The elderly people attaining healthy ageing can have the quality of life, having ability for independent choices while progressing into older age (Bullock, 2017). Within Australia, the roles of the nurses are to encourage healthy ageing as the sign of promoting increased self-esteem, attaining more confidence, better mobility, and having a self-dignity. Nurses on the job aims to focus on the diverse cultural elder people's habits and to understand their preferences to acquire an adequate health promotion and integrating care services (Morowatisharifabad, 2017).

Within the community, the role of the nurses is to attain healthy ageing and based on the needs, understanding the background and through developing the community engagement with better socio-emotional relationships can help to attain the objective (Navarro-Pardo, 2018).

Role of Nurses

Nurses also have the role to abide by the nursing code of conduct, identifying the legal requirements, attaining a better professional behavior, and following the Australian practice settings.

Person-centered practice – The nurses can include patient-specific services and also promoting good habits, such as healthy lifestyles, good dietary patterns, and also to promote people's wellbeing (Moussa, 2019). Through healthy ageing, the nurse's role is to encourage the person partnership which can include the decision-making process and include delivery care (Bullock, 2019). The nurses can encourage wellbeing by making them more socially connected with their family, friends, and close ones.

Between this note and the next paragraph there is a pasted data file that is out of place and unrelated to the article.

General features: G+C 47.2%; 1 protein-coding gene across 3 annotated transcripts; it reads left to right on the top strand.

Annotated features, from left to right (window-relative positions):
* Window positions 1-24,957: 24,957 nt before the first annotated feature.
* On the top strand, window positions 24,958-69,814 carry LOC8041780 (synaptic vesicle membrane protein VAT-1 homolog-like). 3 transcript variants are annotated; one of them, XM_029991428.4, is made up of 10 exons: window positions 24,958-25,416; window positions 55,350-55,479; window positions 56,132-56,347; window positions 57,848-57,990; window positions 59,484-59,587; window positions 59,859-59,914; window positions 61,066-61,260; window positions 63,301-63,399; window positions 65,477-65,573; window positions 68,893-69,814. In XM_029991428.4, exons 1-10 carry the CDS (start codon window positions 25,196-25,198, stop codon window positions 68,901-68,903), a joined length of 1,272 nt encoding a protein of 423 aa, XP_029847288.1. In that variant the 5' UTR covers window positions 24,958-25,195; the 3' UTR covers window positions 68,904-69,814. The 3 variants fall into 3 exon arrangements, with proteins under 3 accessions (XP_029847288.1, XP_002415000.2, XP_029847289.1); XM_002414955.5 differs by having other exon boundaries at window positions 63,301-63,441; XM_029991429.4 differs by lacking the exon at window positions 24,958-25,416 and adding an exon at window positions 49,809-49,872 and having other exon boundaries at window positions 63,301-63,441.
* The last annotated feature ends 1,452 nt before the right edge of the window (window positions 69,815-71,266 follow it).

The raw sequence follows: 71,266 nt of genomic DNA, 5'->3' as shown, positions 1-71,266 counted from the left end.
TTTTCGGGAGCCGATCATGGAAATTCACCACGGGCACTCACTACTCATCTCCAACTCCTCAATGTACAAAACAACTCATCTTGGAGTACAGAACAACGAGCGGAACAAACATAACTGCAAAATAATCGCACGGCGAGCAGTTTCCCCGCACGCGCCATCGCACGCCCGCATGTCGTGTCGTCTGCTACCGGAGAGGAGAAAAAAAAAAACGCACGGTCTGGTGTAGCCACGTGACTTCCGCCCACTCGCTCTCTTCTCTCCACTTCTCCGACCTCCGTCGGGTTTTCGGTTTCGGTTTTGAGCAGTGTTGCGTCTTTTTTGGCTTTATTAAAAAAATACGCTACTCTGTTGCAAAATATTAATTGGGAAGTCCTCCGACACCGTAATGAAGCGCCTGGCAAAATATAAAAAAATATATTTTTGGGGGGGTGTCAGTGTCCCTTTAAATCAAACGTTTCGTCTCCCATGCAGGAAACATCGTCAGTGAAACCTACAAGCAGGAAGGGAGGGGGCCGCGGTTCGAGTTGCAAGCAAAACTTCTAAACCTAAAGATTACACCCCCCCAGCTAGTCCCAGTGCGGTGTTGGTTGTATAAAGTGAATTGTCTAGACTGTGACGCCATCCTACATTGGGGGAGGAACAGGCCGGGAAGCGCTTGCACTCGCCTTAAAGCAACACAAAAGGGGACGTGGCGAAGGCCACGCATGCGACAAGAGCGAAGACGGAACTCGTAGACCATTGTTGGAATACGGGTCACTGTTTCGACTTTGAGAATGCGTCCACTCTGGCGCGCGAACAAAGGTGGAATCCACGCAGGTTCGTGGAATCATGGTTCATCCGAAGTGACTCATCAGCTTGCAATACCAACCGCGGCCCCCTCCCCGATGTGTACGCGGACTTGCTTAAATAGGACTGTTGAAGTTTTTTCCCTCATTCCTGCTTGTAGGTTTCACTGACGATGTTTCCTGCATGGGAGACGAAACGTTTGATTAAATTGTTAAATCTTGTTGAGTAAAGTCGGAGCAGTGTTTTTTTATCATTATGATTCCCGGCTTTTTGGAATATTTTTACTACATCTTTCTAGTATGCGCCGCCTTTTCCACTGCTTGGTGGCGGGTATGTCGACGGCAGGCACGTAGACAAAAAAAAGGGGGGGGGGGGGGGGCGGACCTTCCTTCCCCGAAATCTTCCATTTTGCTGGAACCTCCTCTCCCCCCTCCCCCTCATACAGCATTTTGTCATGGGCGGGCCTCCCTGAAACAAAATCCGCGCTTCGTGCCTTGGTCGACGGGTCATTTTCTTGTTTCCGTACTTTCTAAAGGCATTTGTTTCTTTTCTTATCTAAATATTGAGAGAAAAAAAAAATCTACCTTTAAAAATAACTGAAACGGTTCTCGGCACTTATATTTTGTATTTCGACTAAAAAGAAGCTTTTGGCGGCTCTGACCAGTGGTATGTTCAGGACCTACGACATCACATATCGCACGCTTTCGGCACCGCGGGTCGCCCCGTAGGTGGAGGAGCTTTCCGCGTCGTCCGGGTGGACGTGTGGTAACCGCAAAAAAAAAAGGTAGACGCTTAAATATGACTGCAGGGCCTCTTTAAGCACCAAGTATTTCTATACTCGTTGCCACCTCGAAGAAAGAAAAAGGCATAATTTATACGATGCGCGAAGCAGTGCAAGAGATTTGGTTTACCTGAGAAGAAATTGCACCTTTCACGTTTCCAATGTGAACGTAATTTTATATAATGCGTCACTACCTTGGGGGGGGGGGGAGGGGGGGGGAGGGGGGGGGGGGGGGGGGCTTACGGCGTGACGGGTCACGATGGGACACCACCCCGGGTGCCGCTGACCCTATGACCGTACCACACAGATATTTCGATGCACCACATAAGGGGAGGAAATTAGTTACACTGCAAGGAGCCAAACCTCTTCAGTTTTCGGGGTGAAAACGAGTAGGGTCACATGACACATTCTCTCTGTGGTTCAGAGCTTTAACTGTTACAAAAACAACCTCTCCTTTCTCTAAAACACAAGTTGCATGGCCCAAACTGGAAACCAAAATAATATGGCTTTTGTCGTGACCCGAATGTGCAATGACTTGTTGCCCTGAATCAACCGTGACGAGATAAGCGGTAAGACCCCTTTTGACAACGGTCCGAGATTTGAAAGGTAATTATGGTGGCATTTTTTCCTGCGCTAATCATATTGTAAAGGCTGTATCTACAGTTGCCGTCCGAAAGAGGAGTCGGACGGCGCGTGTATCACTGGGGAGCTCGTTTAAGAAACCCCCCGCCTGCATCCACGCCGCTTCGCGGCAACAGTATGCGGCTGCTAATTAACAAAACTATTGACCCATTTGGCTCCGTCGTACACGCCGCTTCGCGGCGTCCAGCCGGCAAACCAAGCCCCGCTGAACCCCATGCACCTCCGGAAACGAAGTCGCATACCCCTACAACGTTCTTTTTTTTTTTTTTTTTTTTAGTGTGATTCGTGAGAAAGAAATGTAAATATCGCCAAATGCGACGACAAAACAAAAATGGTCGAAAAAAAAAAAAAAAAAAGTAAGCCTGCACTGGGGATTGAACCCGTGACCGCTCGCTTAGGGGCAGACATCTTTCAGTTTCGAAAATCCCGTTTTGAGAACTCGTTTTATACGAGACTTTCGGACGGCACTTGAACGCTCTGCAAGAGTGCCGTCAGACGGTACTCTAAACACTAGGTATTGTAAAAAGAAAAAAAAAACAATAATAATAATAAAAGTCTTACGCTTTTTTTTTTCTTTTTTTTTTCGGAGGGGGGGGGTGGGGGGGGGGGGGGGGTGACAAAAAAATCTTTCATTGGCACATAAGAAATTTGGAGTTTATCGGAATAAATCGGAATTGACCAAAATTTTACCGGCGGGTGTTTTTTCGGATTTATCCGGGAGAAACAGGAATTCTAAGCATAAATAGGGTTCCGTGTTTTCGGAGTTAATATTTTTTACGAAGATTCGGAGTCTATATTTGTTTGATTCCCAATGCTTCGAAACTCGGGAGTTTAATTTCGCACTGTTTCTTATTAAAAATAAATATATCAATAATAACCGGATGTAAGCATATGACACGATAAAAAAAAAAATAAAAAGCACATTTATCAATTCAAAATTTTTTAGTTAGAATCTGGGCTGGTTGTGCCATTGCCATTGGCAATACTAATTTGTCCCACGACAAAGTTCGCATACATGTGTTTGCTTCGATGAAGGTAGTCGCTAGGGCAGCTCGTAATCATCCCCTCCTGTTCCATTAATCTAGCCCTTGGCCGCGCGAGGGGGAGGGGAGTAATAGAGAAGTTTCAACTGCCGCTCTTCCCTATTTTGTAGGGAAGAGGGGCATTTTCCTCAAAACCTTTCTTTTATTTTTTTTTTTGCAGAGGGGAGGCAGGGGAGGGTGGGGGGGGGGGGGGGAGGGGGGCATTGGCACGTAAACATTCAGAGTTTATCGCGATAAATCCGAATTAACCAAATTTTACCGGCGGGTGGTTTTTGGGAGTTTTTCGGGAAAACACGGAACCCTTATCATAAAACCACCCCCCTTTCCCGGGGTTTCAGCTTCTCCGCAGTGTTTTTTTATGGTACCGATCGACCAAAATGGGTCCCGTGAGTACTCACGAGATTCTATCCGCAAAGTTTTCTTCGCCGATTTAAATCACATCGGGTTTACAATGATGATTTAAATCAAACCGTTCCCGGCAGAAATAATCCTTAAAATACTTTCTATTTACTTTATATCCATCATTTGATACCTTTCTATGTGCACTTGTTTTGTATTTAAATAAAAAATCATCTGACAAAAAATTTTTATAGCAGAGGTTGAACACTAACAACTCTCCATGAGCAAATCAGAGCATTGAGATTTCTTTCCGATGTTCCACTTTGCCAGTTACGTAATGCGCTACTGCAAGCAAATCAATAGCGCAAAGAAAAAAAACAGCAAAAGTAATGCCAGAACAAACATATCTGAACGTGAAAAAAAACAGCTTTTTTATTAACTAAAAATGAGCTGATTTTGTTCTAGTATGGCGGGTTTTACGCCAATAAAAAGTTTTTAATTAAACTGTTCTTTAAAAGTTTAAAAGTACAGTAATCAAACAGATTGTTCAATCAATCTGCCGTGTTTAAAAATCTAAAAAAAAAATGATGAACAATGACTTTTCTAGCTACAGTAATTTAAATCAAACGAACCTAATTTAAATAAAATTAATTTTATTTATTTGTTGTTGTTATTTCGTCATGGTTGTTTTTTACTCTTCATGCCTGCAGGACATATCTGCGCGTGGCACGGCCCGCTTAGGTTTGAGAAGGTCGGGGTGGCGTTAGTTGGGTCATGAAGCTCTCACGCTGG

Diverse and Cultural practices-: The role of the nurses is to focus on the diverse and cultural practices of the person, such as restricting out certain eating habits, having an active involvement in some community programs, etc, Through strengthening the nurse-patient bonds, is a way to promote respectful relationships while providing adequate services to patient (Ngan, 2017). The nurses also encourage culturally safe practices and by abiding by the principles autonomy (to respect patient decision-making ability), non-maleficence (causing no harm), beneficence (to seek benefits respectfully), and to hold a fair justice (Jarvis, 2016). The nurses while practicing has to be respectful, understand the cultural values, and maintain privacy and confidentiality element. The role of the nurses is also to encourage the health and wellbeing of elderly people by giving them a positive environment and educating them about healthy lifestyles (Oetzel, et al, 2019).

Biopsychosocial, Spiritual and Cultural Factors

The role of the nurses is to promote better communication through interpersonal skills, and documentation skills to encourage adequate support, and to receive information. The skills, expertise, and knowledge should be attained in the reflective practices during the transitions in care and having a better ageing process (Puts, 2019).


Biopsychosocial, are the influential factors to achieve the elderly life, leisure activities, and encourage the promotion of health status, ego integrity that can help to attain the quality of life and promoting self-esteem. Biopsychosocial factors while attaining the healthy ageing process to engage in the fun learning-based activities, and to promote into engaging community (Tseng, 2019).